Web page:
One of the things you do as a Scrum Master is help your Product Owner in different aspects of their role. It doesn’t mean that you need to know how to do their job yourself, but you should be able to bring valuable practices and techniques to their attention.
One of the constant struggles is, of course, effective Product Backlog management.
I’ve seen teams with empty backlogs. I’ve seen teams with 300+ items in their backlog. And most often, I’ve seen teams with everything on their backlog marked as “Highest priority”.
Sounds familiar? Unfortunately, it often is.
Product Backlog is as good as its order
Focus is one of the five Scrum Values and a very important one, because without focus you can’t succeed. Without focus you might be doing a lot of busy work and still not deliver any value to your customers and stakeholders. And in an Agile environment, that is the worst that can happen.
Why? Because you waste your team’s time and your organization’s money, while not inspecting and adapting and reducing overall transparency of the work at hand.
You role as a Scrum Master is to help everyone understand how to implement the value of focus in their work. This doesn’t only apply to the Scrum Team, but to the organization as a whole, including the stakeholders.
Focus is translated into clear order of the Product Backlog and you should help your Product Owner if they are struggling.
Order versus priority
An important point I’d like to highlight is that focus is shown through a clear order, not a clear priority.
What’s the difference?
Priority has been misused in an organizational context. Priority is often related to what is the most urgent or who has the loudest voice.
In addition, priority is usually divided into a few categories: high, medium, low (or sometimes more). Which means that we always end up with multiple things that at high priority (P0 as it was used to be called in one organization I worked for).
So, what is the first priority out of all those high priorities? The usual answer: “they all are important”.
That is NOT how we can focus on the most valuable work.
That is why instead we are talking about the ORDER of the Product Backlog instead. The order will put everything in the list into a sequence: one, two, three, four, and so on.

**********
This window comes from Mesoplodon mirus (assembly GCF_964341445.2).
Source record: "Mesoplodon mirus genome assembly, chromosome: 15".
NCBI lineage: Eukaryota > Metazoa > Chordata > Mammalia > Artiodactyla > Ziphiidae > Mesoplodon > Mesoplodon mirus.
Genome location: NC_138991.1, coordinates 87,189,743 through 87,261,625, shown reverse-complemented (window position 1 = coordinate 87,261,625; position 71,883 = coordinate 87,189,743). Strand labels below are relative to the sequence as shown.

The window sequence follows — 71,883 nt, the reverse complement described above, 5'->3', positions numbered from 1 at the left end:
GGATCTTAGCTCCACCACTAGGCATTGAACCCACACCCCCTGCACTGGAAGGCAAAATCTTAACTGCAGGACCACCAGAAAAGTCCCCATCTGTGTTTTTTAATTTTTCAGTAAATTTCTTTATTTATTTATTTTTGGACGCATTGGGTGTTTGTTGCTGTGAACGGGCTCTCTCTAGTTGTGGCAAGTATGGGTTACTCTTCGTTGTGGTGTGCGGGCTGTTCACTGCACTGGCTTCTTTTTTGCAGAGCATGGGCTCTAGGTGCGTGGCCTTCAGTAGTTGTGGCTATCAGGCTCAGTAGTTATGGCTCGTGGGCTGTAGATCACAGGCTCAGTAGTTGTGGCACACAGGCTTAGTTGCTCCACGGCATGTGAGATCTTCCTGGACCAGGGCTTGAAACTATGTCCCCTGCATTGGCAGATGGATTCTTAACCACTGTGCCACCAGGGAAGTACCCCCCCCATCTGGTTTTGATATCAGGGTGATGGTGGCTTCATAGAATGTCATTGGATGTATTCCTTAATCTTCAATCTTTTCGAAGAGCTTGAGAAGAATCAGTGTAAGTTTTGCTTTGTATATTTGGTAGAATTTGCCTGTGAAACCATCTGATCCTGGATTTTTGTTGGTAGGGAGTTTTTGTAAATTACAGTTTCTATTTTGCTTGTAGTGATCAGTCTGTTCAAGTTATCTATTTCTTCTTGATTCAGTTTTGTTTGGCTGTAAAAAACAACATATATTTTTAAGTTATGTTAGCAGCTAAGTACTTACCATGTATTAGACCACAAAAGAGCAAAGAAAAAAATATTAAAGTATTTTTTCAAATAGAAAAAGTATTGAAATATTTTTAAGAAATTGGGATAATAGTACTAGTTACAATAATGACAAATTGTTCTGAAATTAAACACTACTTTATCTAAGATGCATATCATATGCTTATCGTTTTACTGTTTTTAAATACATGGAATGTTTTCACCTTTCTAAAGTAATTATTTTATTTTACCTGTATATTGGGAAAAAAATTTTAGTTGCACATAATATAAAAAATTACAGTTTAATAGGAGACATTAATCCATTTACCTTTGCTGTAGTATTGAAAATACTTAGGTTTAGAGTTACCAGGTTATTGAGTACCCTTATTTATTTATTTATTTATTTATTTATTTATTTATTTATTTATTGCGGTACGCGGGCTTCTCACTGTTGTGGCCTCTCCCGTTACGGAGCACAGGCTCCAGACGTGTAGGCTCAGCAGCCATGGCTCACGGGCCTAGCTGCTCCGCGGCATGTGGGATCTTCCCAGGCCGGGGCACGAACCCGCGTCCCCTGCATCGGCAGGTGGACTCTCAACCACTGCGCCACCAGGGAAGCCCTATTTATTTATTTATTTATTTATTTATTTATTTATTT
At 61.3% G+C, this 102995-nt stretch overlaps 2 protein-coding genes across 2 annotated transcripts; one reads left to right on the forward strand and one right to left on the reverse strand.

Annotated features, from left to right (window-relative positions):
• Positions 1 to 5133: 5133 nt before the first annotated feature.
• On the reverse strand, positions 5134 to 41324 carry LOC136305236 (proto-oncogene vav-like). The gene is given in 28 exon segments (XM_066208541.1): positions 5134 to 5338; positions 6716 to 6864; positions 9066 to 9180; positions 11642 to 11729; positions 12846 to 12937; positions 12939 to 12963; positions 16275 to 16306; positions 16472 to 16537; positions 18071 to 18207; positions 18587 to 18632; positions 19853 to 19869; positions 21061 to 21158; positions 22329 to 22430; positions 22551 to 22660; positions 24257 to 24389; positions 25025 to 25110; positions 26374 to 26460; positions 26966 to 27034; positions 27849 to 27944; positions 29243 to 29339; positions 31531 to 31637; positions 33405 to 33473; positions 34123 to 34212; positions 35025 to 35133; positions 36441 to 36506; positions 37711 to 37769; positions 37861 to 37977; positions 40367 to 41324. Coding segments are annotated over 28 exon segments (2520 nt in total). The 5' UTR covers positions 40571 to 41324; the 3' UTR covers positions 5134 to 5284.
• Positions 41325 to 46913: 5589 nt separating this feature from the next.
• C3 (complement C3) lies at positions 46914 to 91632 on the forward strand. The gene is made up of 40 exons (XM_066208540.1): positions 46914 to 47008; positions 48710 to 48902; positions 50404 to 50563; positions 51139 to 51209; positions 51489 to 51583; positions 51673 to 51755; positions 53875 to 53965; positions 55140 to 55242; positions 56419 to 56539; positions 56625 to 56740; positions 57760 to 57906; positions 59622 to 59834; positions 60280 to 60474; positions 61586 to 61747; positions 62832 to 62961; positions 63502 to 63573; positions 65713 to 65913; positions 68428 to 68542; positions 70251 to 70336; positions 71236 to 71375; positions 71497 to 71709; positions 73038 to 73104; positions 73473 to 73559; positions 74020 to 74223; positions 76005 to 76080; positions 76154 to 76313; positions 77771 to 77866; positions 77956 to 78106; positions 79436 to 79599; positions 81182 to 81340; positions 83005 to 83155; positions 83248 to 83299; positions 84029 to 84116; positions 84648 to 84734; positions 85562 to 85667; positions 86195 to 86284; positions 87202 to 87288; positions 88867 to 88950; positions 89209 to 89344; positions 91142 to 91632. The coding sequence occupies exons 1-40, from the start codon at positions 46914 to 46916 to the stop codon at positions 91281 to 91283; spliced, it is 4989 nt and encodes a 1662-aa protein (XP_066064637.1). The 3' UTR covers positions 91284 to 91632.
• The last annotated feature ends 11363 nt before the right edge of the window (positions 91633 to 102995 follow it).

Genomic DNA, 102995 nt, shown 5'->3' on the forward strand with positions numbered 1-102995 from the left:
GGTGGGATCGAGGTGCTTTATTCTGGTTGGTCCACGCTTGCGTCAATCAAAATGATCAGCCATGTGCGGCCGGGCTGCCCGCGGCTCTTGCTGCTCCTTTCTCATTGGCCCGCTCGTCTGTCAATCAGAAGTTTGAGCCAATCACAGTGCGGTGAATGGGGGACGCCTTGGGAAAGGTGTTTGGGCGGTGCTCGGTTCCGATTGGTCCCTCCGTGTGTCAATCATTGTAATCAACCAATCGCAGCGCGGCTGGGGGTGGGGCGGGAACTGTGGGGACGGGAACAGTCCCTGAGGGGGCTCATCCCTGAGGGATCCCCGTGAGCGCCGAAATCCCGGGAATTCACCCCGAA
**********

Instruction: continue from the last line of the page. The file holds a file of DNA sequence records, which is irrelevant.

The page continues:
It means there is only ONE number ONE which brings focus back into the work of the Scrum team.
Everything is important
This reminds me of a dialogue from one of my favourite animation movies “The Incredibles”:
– Everyone is special, Dash.
– Which is another way of saying that no one is.
A lot of items on our list are important. But if we can’t separate them into an order, it’s like saying that none of the items are important.
When we are ordering them in a clear sequence, we are not saying that number two, or three, or lower, are not important.
Instead, we are saying that number two is less important in comparison to number one (it’s just like relative estimation!).
However, because stakeholders and customers (and maybe even your Product Owner) were never forced to order things with a clear number one, two, and three, this exercise can be very challenging.
How do we choose? Where do we even start?
There are a few simple tools you can use as a Scrum Master to help you out.
Simple tools for Product Backlog prioritization
There are many ways of how you can facilitate the ordering process with your Product Owner and stakeholders. Here are a few things that I personally often use:
Only one thing
This is not an actual tool, but just a simple question you can ask when people have trouble choosing between two or more items. Just ask “If we are out of time and money, what would be the one and only thing you would want get done for sure?”
This is an extremely easy technique that you can use during Product Backlog creation, story mapping, or release planning. Or when you need to order a long list of items.
Label every item in the list as a “must-have”, “should-have”, “could-have” or “won’t-have”. Only one label is allowed per item. That way you can easily shorten your list and proceed with further ordering.
I describe this technique in more detail in my facilitation guide “Product Backlog creation workshop”.
Relative Value Estimation
Another way of figuring out the order of items in the Product Backlog is using tools like Planning Poker, that you would use for estimating effort in Sprint Planning or Backlog Refinement, and instead use it for value.
Do it exactly the same way but for estimating how valuable each item is in comparison to other items.
If you are new to relative estimation, I have a great facilitation guide on this topic called “Relative Estimation for Agile Teams”. Check it out for more information, or if your company needs help implementing scrum practices like these I also provide agile consulting.
This is a fun technique that can prove to be extremely useful when you have a lot of stakeholders who can’t agree on the order of items in the Product Backlog.
Take the list of items you have and draw a line above it. You can easily facilitate it in a virtual setting or in-person with various tools.
Tell the participants that they can put only 20 items above the line – these will be the most important. Let them disagree, debate for their items, but ultimately come to an agreement as a group.
Then draw a line above those 20 items and tell the participants that they can only put 10 most important items above it.
Then do the say with 5 items, and to finish with 1.
In the end the group will have an order they all have agreed on (after a long heated debate, most likely).
As a Scrum Master you have an important role to play in bringing focus on value to your organization, helping them inspect and adapt, and more importantly, create transparency around the work of the Scrum team.
If you’re looking to continue your education and level up your Agile and Scrum skills without spending thousands of dollars, I invite you to check out The Scrum Master Certification.